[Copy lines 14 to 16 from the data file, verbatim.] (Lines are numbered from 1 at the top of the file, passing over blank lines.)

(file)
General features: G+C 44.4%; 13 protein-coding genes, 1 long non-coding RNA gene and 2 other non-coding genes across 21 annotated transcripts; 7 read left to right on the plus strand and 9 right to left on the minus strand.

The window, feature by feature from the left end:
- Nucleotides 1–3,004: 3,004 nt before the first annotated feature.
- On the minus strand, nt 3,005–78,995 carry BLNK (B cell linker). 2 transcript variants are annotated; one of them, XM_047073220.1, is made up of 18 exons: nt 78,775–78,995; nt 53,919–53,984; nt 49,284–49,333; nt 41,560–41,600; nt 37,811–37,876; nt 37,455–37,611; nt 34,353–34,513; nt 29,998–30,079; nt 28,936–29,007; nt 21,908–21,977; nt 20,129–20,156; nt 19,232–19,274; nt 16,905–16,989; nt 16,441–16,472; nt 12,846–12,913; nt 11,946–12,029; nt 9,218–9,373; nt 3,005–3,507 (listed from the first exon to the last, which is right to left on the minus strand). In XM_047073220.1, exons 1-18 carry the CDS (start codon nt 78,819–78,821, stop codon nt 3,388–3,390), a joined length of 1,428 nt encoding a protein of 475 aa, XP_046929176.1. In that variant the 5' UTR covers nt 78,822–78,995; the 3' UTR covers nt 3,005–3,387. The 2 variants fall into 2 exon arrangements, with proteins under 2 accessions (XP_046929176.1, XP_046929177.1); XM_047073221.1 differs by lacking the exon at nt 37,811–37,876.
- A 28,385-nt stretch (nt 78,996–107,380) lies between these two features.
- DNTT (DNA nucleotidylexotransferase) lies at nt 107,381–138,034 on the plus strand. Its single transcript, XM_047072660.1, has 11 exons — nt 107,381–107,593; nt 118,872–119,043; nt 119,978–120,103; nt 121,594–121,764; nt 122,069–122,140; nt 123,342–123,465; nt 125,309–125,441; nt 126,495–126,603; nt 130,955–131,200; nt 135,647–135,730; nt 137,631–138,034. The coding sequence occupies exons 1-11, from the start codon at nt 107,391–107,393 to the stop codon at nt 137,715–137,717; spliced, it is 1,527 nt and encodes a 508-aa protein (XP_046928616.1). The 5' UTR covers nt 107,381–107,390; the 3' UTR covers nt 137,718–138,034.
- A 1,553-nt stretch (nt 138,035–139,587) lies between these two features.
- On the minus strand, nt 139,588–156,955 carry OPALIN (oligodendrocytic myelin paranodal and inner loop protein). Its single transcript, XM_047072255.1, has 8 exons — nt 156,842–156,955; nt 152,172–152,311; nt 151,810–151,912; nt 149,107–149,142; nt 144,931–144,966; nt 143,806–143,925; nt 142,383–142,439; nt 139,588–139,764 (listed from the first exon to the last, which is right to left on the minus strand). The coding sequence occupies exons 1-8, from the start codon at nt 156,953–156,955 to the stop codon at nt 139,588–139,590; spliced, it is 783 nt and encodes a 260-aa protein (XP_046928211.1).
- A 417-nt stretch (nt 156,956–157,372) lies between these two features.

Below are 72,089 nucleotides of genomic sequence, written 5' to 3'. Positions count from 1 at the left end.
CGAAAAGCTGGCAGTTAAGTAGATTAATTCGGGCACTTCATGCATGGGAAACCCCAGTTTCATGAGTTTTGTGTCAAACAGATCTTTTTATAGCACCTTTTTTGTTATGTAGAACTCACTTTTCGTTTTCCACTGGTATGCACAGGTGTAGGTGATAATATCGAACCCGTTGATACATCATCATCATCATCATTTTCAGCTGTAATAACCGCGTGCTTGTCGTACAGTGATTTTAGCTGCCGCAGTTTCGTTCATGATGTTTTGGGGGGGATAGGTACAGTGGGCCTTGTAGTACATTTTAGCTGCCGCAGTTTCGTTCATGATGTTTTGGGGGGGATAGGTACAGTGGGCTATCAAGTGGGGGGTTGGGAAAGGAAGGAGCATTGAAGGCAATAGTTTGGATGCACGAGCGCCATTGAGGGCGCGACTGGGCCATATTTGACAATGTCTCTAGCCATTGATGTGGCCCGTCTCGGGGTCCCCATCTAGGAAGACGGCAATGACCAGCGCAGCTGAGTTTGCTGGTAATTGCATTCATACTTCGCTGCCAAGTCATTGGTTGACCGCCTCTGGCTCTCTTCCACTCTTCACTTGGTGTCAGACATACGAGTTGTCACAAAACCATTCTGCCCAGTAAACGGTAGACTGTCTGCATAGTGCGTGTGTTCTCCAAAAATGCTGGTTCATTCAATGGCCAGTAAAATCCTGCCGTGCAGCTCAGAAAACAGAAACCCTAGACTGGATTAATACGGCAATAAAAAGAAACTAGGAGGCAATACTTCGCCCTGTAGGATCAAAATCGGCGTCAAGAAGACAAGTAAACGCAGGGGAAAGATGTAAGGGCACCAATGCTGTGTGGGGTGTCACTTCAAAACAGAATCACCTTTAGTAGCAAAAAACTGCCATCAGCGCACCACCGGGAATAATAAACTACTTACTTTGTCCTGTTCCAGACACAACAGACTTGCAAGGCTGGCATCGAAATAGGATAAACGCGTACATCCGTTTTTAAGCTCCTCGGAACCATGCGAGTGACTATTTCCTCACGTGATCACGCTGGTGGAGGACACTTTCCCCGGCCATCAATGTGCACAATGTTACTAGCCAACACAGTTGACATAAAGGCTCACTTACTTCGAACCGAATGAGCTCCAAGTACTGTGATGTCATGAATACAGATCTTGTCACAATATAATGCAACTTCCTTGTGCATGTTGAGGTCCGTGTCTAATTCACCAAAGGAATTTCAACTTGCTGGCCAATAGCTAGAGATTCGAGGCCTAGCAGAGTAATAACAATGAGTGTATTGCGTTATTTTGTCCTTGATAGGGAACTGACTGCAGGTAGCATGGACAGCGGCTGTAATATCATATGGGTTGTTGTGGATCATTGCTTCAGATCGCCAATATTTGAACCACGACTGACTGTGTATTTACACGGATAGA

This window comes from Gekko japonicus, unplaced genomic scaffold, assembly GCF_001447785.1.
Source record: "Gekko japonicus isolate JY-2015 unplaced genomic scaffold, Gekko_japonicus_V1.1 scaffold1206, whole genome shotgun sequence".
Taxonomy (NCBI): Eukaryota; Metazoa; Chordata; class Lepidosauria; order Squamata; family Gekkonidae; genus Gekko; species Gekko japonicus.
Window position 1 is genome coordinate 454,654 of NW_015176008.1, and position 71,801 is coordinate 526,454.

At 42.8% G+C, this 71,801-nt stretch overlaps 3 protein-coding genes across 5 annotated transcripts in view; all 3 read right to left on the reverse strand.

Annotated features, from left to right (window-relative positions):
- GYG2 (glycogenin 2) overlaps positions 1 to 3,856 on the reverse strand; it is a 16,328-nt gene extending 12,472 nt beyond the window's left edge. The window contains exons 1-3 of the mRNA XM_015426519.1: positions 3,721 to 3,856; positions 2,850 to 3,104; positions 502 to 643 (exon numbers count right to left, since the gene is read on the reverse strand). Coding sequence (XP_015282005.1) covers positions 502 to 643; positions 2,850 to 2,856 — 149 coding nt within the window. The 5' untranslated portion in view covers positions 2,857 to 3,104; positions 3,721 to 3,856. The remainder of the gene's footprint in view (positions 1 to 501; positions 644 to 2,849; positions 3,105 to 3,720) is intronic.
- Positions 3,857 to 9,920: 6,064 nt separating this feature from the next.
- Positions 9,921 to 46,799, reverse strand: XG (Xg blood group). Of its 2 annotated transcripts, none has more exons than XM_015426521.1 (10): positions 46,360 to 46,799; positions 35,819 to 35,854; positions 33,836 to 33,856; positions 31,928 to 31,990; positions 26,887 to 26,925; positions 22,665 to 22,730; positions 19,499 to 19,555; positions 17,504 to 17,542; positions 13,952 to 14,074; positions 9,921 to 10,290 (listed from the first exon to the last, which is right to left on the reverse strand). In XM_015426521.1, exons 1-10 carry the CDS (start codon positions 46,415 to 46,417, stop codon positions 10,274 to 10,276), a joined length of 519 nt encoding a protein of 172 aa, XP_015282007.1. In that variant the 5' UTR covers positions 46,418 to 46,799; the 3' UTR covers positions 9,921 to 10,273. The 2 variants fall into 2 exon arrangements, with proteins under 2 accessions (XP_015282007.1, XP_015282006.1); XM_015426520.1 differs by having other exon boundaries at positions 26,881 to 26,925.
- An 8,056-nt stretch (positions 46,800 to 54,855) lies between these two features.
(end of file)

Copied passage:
Taxonomy (NCBI): Eukaryota; Metazoa; Chordata; class Lepidosauria; order Squamata; family Gekkonidae; genus Gekko; species Gekko japonicus.
Window position 1 is genome coordinate 454,654 of NW_015176008.1, and position 71,801 is coordinate 526,454.

At 42.8% G+C, this 71,801-nt stretch overlaps 3 protein-coding genes across 5 annotated transcripts in view; all 3 read right to left on the reverse strand.